In the early 1950s, she began her career singing under the name Audrey Brown, her married name at the time. With the advice of her manager it was changed to Audrey Grant because he claimed he was a friend of the actor, Cary Grant and it would be good luck. In 1952 she was later signed by RCA Records and Dave Kapp, an executive there, changed it once again to Gogi Grant. He claimed the name came to him in a dream but many who knew Kapp recalled that he frequently dined at a Manhattan restaurant called “Gogi’s La Rue.” At RCA her first release was “Where’s There’s Smoke, There’s Fire” and it failed to chart as well as subsequent recordings. During this time she sang and entertained in and around Pennsylvania and New York on the Borscht Belt nightclub circuit.

In 1955, she moved to Herb Newman’s ERA record label, where she recorded “Suddenly There’s a Valley.” It rose to number nine on the charts. Grant recalled, “There were so many cover versions of “Suddenly There’s A Valley” that if I hadn’t gone on a 28 city promotional tour in 30 days, I would have probably lost the record.” It was written by composer Biff Jones and pianist Chuck Meyer in 1955 to convey the thought that while we crave the excitement of the mountain top, the heights are filled with disappointments, and it’s in the serene, settled valleys that earth and man are at peace. They had originally wrote it to be sung by a man, but Grant persuaded ERA to let her record it. Over one million copies were sold despite the fact that such famous recording artists as Jo Stafford and Julius LaRosa also had favorable sales of their recordings and they had been also covered by all the major labels.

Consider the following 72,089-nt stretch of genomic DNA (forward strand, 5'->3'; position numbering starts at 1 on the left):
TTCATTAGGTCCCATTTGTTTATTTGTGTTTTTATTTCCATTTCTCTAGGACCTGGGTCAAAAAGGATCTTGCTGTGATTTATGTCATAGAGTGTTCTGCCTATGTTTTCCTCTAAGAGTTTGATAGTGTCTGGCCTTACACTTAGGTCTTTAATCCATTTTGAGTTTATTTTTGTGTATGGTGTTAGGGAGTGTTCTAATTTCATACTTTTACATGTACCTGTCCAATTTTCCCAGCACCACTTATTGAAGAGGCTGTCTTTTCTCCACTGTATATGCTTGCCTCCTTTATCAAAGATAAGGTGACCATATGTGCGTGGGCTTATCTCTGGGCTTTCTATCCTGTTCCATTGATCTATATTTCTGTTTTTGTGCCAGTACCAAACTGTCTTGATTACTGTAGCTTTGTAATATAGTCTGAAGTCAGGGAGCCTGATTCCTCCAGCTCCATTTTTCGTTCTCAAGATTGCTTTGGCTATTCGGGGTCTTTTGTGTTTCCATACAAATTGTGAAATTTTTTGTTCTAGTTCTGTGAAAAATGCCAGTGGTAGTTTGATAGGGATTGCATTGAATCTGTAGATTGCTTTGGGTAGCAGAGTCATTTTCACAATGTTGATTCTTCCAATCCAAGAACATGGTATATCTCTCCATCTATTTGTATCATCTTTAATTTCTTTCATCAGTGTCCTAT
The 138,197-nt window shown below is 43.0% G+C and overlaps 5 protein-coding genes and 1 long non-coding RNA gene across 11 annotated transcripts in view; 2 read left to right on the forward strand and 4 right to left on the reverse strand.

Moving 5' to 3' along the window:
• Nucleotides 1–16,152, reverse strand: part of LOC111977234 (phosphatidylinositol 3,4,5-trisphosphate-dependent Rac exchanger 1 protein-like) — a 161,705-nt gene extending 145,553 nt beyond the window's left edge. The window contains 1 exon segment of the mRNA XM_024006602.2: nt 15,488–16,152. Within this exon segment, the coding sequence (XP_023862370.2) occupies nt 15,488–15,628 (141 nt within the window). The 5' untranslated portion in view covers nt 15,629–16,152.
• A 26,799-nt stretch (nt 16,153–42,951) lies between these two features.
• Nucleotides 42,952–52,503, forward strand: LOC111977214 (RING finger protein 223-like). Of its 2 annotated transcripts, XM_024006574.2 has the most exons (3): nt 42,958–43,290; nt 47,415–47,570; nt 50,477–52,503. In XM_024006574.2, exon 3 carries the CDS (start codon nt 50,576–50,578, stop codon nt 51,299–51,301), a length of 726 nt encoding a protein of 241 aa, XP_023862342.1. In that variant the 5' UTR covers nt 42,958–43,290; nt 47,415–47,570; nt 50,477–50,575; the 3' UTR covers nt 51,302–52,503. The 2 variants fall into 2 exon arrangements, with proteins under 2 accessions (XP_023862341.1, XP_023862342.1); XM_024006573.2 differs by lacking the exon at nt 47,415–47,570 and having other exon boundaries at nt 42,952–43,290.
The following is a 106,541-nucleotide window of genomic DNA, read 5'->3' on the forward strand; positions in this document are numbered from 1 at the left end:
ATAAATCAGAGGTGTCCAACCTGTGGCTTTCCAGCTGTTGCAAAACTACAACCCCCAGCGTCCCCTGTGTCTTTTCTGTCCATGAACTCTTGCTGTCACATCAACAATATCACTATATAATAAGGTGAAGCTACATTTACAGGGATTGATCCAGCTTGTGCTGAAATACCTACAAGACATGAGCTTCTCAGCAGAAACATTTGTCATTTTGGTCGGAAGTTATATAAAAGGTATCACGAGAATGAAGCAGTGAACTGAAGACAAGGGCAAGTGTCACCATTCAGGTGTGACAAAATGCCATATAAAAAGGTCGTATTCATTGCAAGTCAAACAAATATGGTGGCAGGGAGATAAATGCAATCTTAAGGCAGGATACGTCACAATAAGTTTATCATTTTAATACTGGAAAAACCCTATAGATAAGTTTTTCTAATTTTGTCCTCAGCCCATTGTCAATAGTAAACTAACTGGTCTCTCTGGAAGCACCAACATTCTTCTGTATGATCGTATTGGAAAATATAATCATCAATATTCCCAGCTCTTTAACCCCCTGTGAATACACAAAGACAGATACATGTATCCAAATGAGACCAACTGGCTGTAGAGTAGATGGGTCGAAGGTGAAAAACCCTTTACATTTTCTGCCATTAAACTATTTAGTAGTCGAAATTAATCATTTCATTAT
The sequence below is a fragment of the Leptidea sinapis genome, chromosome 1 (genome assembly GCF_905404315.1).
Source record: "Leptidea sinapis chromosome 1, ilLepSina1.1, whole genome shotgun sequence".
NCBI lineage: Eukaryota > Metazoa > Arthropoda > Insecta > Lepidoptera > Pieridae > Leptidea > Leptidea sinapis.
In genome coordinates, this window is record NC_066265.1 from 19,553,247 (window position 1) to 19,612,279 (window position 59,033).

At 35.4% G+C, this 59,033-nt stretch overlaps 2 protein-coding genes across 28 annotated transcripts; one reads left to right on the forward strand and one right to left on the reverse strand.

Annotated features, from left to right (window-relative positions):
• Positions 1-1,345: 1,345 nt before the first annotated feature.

In 1956, Newman pulled out his manuscript of the song that he and Stan Lebousky had written while they were students at UCLA many years earlier. It was brown with age and had been written in the first person. Newman knowing Grant could not read music asked her to sing the lyric as he hummed it. Grant explained, “There was something special about the song” and she proceeded to change the lyrics to sing from a woman’s point of view in the third person. She also mentioned, “There was a country or western trend sound to it and that it would seem attractive to listeners.” “Wayward Wind” was recorded in only fifteen minutes in two takes of studio time and five weeks later on June 16, 1956, it knocked Elvis Presley’s “Don’t Be Cruel” out of the number one chart position. It remained number one until July 28, 1956, when Presley’s “I Want You, I Need You, I Love You” replaced it. It also charted at number nine in the United Kingdom. The All Music Book of Hit Singles written by Dave McAleer compiled a list of the top singles of the last fifty years using a formula point system, which took in consideration the record’s weekly top 20 position, its peak position and the number of weeks it remained in the top ten and the top 20. “The Wayward Wind” ranks number 36 over tens of thousands of recordings for five decades and it sold over two million records.